We are grateful to Professor Fernando Quiles García for confirming the attribution on the basis of photographs. This set of three belongs to a group of trompe-l'oeil still lifes by Lorente Germán, all depicting similar arrangements of papers, works of art and everyday objects on shallow shelves set into wood-panelled walls. Only three of these pictures have ever been published. Two were acquired by the Louvre in 1955, one of which is another version of the picture with Tobacco smokers in the present lot, while the other centres on a canvas with Bacchus drinking wine. The pictures in the Louvre have been described by José Milicua as 'las cosas de Germán más estimables que conozco' ('Bernardo Lorente Germán: el retrato del Infante Don Fernando', in Archivo Español de Arte, CXXXVI, 1961, pp. 312-320), while Claudie Ressort and Almudena Ros de Barbero note that from 1955 on they were 'considérés par la critique comme les meileurs exemples de ce genre pratiqué à Séville au XVIIIe siècle' (Musée du Louvre, Département des peintures, Catalogue: Écoles espagnole et portugaise, Paris, 2002, p. 313). The remaining known example is a third version of the Tobacco smokers, once with Caylus and now in a private collection, Madrid.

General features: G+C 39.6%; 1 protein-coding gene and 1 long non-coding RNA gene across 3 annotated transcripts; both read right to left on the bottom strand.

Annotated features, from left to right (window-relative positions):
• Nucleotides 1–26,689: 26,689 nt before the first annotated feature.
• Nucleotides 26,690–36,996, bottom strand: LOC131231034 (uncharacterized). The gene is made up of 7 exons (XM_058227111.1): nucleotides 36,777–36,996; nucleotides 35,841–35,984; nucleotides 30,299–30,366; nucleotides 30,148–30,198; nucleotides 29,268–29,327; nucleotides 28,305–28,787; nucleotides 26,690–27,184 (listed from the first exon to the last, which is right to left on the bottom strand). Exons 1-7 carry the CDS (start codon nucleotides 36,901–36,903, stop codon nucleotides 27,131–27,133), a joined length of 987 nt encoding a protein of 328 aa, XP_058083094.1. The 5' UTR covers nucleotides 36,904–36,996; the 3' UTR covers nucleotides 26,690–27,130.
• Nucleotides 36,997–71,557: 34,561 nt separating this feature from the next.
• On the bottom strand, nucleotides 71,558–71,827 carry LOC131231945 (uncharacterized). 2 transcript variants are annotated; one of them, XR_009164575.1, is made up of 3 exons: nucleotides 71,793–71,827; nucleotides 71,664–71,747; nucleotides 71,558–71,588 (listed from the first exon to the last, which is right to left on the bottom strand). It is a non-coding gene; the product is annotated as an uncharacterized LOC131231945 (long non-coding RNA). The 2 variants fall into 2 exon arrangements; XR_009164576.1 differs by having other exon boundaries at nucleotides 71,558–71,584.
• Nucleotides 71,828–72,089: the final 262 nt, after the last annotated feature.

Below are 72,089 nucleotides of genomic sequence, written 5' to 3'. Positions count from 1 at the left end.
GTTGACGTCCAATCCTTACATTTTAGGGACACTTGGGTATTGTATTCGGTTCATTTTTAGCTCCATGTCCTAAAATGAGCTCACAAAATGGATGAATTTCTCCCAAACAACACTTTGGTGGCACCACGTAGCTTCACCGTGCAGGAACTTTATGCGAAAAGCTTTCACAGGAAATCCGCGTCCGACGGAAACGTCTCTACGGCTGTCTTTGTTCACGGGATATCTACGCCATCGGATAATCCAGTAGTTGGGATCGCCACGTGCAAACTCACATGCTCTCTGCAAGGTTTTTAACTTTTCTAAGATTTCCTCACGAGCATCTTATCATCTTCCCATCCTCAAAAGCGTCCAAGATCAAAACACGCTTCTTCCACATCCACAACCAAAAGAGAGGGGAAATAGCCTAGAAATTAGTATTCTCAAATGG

Enrique Valdivieso supports the hypothesis that the series of pictures may have been intended as an allegory of the Five Senses, with the Louvre Wine drinker representing Taste and the Tobacco smokers representing Smell (Pintura barroca sevillana, Seville, 2003, p. 154. The present lot lends valuable support to this theory, as the two other compositions, no other versions of which are known, can be read as allegories of Hearing (the picture with the mandolin) and Sight (as symbolised by the evocation of sight-reading in the composition centring on sheet music, as well as by the perspectival recession in the juxtaposed landsapes).